Wednesday, July 2, 2008

You Get What You Pay For

As a lifelong advocate of pet rescue I have always scoffed at the idea of buying a dog from a breeder. But working livestock guardians are scarce at the local SPCA, and the risk of our goats being munched is inversely proportional to the now-dwindling daylight hours. So we're out more than $1000, but it seems that we got exactly what we paid for.

Titan (aka Ty) is a nice pup by my exacting standards. He is sensitive to correction, but not shattered by it. He barks at things he finds suspicious or unfair, but he doesn't join our neighbor's dog in her non-stop conversation with nothing. He's pretty happy to see me when I'm around, but he's also pretty happy to relax alone with the goats. What makes Ty VERY unhappy is being kept separate from his goats, which is a good sign. So far he has learned (1) to follow me on a lead; (2) the "sit" command; (3) that complaining gets him nowhere; (4) who the neighbors are and not to bark at them; and (5) a healthy respect for the horses.

He still needs to learn that (1) playing with the goats is unacceptable; (2) jumping on me is unacceptable (3) meals last for 10 minutes -- hoover it or lose it; (4) Tilley and/or Willow will not play with him; and (5) I am serious when I say "unacceptable".

What's most remarkable is the fierceness with which this 13-week-old pup meets perceived threats to his small flock. His voice and body language clearly communicate that it would be best for such threats to move along, though I suspect his bark is worse than his milk-toothed bite. Still, it's always a treat to watch a carefully bred dog fill its niche.


Anonymous said...

I'm in your camp with the shelter pets, but I also agree that sometimes you really need to pay to get an animal that has been bred to do a job well. It sounds like Ty is going to take his job very seriously.

What are your eventual plans for him? You've got your three goats, but do you plan on expanding? Will Ty be responsible for a larger herd? Sheep? Will he be a help to the horses, or will that be irrelevant? I'm curious.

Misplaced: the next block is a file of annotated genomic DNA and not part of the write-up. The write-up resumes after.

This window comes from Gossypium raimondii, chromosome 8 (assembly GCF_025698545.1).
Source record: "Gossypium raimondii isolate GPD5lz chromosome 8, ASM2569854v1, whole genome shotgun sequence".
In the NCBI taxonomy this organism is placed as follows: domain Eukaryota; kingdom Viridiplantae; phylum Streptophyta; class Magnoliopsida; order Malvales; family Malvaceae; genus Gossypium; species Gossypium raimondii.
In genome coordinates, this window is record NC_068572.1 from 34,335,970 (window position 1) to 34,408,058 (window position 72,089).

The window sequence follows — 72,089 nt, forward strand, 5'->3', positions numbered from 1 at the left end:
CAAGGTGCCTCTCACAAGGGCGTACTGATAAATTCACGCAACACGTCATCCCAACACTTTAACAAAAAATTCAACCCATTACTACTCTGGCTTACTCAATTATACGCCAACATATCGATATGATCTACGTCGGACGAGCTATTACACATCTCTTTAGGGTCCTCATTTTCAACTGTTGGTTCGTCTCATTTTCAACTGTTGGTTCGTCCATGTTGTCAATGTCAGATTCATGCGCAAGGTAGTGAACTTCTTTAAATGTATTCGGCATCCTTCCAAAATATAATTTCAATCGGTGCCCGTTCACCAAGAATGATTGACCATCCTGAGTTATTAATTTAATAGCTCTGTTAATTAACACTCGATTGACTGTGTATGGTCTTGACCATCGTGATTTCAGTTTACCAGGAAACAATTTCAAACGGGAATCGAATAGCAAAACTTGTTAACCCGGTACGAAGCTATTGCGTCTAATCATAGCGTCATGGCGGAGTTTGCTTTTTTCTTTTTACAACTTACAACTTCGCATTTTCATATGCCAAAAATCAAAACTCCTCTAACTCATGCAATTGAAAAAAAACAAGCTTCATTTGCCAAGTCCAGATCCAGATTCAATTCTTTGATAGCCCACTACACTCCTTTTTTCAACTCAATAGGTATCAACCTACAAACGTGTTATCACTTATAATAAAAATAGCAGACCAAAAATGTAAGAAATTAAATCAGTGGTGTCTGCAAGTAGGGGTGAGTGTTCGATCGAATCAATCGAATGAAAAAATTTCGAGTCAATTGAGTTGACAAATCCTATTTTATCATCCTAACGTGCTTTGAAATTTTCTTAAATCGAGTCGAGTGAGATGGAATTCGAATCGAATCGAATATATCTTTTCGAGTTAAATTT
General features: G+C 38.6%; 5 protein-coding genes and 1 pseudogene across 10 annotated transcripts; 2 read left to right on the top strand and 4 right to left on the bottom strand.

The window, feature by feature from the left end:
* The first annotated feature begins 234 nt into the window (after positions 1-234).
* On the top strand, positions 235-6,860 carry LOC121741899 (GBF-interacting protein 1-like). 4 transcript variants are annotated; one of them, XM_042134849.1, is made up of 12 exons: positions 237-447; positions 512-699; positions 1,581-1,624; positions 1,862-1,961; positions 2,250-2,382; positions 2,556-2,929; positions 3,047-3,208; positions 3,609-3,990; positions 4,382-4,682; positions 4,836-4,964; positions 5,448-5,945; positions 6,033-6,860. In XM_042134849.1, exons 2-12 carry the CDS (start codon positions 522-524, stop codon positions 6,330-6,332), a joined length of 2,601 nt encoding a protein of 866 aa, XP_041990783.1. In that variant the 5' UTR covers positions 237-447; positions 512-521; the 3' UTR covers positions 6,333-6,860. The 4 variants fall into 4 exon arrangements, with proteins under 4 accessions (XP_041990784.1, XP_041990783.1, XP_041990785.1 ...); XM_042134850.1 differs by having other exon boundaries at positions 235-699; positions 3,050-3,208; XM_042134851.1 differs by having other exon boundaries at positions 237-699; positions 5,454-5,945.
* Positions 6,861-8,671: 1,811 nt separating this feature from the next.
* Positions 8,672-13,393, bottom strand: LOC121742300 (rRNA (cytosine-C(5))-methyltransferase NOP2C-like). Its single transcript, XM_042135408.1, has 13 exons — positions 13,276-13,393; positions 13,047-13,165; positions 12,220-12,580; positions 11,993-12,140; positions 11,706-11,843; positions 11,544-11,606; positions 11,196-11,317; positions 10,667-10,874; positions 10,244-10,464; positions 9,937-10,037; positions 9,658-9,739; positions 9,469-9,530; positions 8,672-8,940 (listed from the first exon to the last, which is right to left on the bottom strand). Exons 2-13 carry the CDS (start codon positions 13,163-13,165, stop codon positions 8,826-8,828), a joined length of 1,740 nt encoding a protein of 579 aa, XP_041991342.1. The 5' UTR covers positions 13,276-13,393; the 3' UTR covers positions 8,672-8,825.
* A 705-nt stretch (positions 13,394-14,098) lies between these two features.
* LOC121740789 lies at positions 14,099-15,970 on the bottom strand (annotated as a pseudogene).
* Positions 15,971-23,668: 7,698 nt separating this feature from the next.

dp said...

No plans to expand the livestock! Ideally we would like Ty to be watching out for the goats, the horses, and the property in general. Most sources say that Maremmas grow into this type of responsibility between 12 and 24 months. Until then he'll just be responsible for the three goats and the two horses when everyone is turned out together.

We don't have any predators that are a threat to the horses, but bears in close proximity do stress them out and I'm sure that Ty will help to keep them at bay.

Anonymous said...

It's good to have dogs around when there are bears. A trainer I took some lessons for was in the yard by her house, sitting on the ground working on her gentle horse's hooves, and her usually quiet Australian Shepherd went berserk, growling and barking. When she looked up, there was a black bear about 5 feet away that had been watching from behind some bushes. You can bet she scrambled! The horses had been a little more alert the past few days, but they weren't spooked at all and the bear just walked right up to them. It could have gone really badly.

dp said...

That's a good dog! Tilley (our aussie) is very alert to bears as well, but she is a pet and indoors much of the time. Titan spent a good three minutes barking his head off at some bushes across the street today, and I suspect he was telling a bear to get bent.